Tuesday, 9 November 2010

If you don’t believe water-boarding convicted terrorists is right; then you simply haven’t joined the real world.

Professor Sir Nigel Rodley argued on BBC News this evening that President Bush’s admission of torture should be followed by a criminal prosecution. That torture is quite simply wrong and ‘they will torture us if we torture them’. Excuse me Professor, I think you haven’t quite grasped the situation: They want to kill us. Whatever their reasons for killing us or torturing us, it’s not to do with our water-boarding them (in fact the perceived barbarity of the enemy is to be respected and honoured historically in some warlike/terrorist perpetuating cultures). This demonstrates how far the human rights dreamers are away from the reality of the war. They want to kill us for being Western, economically successful and believing in democracy. This jealousy and often base hate is masked in all sorts of dissimulations (it is both the prerogative and habit of evil to deceive), E.g. Israel’s acts in Gaza, the war in Iraq, the presence of Western troops in Afghanistan. Unfortunately it is often the courage to do brutal acts that perpetuates the survival of civilisation over barbarity. While evil exists, preservation of the greater good is paramount through often visceral courage. President Bush, thank god, had the courage to do this and not live in a dangerous subjective utopia that leads to elimination.

Professor Rodley, sitting in his warm room in his university (like many a human rights lawyer) needs to understand a few very fundamental things:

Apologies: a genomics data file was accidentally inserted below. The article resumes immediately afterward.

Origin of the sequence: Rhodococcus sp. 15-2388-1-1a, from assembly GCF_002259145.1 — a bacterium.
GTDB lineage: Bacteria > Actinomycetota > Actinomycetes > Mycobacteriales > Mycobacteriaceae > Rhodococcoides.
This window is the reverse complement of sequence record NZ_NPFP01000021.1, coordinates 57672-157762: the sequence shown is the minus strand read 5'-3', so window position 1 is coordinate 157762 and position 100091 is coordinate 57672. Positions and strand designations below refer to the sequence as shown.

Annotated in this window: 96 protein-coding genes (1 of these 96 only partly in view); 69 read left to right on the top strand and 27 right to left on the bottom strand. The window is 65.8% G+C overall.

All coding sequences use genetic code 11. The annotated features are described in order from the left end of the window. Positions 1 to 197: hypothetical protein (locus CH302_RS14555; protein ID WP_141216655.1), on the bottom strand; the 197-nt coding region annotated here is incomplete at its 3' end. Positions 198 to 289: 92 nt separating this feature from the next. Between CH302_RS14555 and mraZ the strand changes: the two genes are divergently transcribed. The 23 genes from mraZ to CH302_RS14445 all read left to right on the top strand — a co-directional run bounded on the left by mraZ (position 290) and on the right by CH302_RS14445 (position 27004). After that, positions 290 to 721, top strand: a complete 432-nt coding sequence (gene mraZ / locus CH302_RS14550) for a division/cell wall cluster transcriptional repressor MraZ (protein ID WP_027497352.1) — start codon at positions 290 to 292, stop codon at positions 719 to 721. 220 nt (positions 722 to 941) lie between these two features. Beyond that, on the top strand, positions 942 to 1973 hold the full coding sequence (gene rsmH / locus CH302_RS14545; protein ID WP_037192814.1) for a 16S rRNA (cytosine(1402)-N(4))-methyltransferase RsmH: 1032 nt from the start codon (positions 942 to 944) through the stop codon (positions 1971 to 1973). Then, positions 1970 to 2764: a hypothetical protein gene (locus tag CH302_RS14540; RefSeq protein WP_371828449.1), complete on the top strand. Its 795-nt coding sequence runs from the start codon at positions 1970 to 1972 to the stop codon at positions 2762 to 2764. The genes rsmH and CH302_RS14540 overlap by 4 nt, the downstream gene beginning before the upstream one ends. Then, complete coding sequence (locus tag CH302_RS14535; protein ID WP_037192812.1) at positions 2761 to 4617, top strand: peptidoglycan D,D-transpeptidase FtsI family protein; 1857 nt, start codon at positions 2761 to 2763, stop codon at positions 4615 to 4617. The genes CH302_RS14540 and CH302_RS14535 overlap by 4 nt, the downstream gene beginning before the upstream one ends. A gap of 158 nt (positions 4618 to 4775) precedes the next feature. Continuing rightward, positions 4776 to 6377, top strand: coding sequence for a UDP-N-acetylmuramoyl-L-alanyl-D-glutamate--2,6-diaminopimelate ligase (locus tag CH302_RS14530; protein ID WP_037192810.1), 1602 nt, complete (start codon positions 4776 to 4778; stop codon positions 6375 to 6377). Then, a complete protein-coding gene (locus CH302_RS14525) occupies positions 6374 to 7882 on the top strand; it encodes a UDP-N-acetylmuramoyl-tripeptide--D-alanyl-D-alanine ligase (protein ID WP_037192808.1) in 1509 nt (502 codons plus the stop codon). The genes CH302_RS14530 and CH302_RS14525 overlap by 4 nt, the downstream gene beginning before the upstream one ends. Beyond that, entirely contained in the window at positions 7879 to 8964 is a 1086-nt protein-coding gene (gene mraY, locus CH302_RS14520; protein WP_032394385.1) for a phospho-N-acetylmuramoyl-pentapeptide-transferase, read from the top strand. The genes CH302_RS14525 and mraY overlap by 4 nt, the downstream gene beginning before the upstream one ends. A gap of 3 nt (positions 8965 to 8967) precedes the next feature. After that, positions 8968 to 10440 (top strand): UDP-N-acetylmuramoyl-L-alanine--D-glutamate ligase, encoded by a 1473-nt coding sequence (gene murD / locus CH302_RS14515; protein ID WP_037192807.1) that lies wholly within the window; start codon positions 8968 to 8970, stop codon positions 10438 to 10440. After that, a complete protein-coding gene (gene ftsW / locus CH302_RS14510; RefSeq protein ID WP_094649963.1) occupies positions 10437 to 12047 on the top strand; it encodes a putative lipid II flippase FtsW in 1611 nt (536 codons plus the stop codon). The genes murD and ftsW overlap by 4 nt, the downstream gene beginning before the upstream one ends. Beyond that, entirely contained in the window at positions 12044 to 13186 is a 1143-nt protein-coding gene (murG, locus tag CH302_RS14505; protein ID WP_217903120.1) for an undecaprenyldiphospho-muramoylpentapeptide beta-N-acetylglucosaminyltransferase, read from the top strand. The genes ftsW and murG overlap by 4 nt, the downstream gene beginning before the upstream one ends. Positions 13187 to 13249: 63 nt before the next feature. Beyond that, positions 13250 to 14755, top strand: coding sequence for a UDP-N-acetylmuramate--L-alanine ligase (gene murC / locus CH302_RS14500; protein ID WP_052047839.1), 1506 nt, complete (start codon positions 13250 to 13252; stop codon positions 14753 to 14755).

1. The world is very horrible place with lots of nasty people that want to destroy his way of life. His ability to sit there warm and safe to dream and abstractly pontificate in his office is based on the existence of the nation state.
2. The nation state has to be protected, without it we can’t dream of the non-sense of human rights or the commonsense of liberty.
3. That human rights can destroy the nation-state, by giving unmeritorious people rights through being universal and thus economically crippling Governments. It can also do so by weakening us in the face of those who are our enemies.
4. That the people whom we torture are fighting to end all talk of human rights and liberty, and if they win the human rights lawyers will either be censored or, most likely as the Taliban have shown with respect to dissent, killed.

The obvious advice for Professor Rodley is to follow President Bush and self-preserve. It is self-evident, to all but those who have lost touch with common-sense and reality, that preserving life and liberty has to come before the ability to dream.

Copyright Abhijit P.G. Pandya 2010.
Copyright Birkenhead Society 2010.

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